The out of town Commerzbank Arena is located very close to both the A3 (Horizontal) and A5 (Vertical) motorways which means the stadium has good access from all points of the compass.
The address for satnav is as follows:
- Mörfelder Landstrasse 362, 60528 Frankfurt am Main
There are three official car-parks located at the stadium: Parking A (Green) to the east, Parking B (Blue) north-east, and Parking C (Yellow) north-west.
Frankfurt’s smaller railway station (Südbahnhof) located towards the South of the city has a bus station outside with the Number 61 able to take you to the Commerzbank-Arena. Hop on in the direction of Flughafen and hop off at either the Frankfurt Stadion or Osttribüne stop.
As a German city, the public transport is very decent with your match ticket allowing you access to the trains, trams and buses in most cases.
Frankfurt’s central location makes it one of the main transports hubs in Europe, meaning that it is very well connected both nationally and internationally speaking.
You can access the S-Bahn Rhein-Main tram network underneath the Frankfurt Hauptbahnhof Station, with all S-Bahn lines passing through the station with the exception of S7.
To get to the Commerzbank-Arena on matchdays you can take either S8 or S9 in the direction of Mainz and Wiesbaden and then get off at Frankfurt am Main – Stadion stop which is less than 5 minutes walk away. The journey takes no more than 20 minutes and you can also board the lines from other stations in the city.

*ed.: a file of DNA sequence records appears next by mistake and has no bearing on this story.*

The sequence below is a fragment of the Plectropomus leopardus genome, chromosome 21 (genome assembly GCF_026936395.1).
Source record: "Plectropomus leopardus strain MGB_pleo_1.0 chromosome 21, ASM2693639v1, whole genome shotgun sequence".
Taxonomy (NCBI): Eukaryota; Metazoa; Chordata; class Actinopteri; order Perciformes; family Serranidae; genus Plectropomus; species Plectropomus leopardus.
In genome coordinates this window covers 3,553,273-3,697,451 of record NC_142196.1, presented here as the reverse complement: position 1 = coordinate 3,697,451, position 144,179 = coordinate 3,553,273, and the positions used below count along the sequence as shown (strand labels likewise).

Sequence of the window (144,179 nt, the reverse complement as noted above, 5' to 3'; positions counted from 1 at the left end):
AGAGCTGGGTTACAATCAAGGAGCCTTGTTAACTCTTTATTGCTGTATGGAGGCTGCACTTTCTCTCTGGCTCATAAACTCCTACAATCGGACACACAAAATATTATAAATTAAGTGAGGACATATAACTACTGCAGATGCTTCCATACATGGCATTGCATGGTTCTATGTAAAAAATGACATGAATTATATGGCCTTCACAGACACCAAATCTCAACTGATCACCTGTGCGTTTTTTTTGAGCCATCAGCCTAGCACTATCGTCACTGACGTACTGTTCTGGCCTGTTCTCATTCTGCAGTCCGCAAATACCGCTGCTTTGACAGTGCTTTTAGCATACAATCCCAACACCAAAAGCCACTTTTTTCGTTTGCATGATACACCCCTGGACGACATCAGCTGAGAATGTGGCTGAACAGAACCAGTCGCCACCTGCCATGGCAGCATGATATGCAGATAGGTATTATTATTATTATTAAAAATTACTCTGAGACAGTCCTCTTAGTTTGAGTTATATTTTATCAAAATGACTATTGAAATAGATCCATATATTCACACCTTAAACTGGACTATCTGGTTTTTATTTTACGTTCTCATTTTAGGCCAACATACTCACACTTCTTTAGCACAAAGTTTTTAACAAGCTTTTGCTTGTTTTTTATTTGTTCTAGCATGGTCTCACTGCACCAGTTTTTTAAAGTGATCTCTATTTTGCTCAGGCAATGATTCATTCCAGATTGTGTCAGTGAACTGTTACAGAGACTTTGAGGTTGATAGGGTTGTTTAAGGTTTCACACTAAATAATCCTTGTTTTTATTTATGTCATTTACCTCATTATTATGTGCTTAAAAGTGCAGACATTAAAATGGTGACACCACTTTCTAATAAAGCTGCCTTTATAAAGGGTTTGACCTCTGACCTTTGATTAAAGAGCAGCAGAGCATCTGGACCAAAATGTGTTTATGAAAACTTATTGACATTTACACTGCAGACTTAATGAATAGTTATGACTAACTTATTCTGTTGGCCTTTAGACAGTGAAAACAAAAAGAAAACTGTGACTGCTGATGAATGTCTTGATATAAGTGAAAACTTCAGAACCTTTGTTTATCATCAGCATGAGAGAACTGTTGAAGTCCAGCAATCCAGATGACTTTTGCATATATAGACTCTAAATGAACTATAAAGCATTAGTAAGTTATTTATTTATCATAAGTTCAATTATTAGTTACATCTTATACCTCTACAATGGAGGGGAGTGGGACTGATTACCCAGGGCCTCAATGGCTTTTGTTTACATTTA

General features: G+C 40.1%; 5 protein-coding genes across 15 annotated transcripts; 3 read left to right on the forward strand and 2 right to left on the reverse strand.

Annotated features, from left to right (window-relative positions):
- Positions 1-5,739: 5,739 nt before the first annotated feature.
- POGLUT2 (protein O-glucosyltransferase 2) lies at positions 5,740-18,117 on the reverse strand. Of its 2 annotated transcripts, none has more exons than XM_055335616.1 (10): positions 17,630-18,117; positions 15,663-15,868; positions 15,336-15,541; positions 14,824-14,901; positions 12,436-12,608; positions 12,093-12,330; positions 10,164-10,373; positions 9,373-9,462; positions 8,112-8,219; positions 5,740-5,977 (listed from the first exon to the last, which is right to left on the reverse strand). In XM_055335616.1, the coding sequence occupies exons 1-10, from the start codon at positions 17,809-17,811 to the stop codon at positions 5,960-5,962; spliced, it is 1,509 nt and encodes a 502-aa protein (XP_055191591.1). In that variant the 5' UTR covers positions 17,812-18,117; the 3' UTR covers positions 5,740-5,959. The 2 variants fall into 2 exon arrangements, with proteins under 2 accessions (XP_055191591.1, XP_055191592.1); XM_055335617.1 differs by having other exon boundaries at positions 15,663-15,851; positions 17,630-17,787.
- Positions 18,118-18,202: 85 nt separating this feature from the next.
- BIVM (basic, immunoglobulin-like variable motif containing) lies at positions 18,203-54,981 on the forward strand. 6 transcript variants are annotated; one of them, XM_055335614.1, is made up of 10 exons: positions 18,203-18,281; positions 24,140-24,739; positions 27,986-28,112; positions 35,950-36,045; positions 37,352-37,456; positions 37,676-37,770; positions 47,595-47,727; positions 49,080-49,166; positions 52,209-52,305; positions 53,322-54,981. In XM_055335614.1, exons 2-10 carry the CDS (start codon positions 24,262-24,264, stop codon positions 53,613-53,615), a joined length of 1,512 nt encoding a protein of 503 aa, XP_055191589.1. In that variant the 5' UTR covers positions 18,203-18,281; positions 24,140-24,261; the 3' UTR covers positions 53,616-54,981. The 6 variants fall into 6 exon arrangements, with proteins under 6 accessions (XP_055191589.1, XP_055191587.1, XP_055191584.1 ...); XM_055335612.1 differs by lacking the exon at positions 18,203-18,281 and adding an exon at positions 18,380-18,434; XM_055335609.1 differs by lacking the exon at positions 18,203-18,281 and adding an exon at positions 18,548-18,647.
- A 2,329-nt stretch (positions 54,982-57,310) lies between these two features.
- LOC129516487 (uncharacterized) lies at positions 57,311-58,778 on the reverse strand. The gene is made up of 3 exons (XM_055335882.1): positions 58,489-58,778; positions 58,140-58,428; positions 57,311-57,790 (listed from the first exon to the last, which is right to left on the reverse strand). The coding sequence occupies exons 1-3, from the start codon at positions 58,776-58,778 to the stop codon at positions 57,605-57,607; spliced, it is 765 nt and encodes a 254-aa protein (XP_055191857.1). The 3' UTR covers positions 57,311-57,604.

Alternatively on matchdays you can catch Tram 21 from the main station which also takes you to the Commerzbank-Arena with the Stadion stop being the final destination.
Frankfurt International airport is the third largest in Europe behind London’s Heathrow and France’s Paris-Charles de Gaulle with over 57.5 million passengers transported in 2012 alone.
Located 11 k, south west of the city, once landed you can catch either the S8 or S9 into the historic centre or stadium,with the journey likely to take no more than 30 minutes.
The closest Hotel is the Lindner Hotel and Sports Academy which is located in the environs of the stadium, sometimes referred to as Sportpark Frankfurt. Slightly further north, and probably more accessible via car you have a Holiday Inn Frankfurt Airport North and back towards the River Main you have lots more choice.
If you want something North of the river, central and near the main train station then try either the Manhattan Hotel, Adler Hotel Frankfurt or the modern Hotel Hamburger Hof.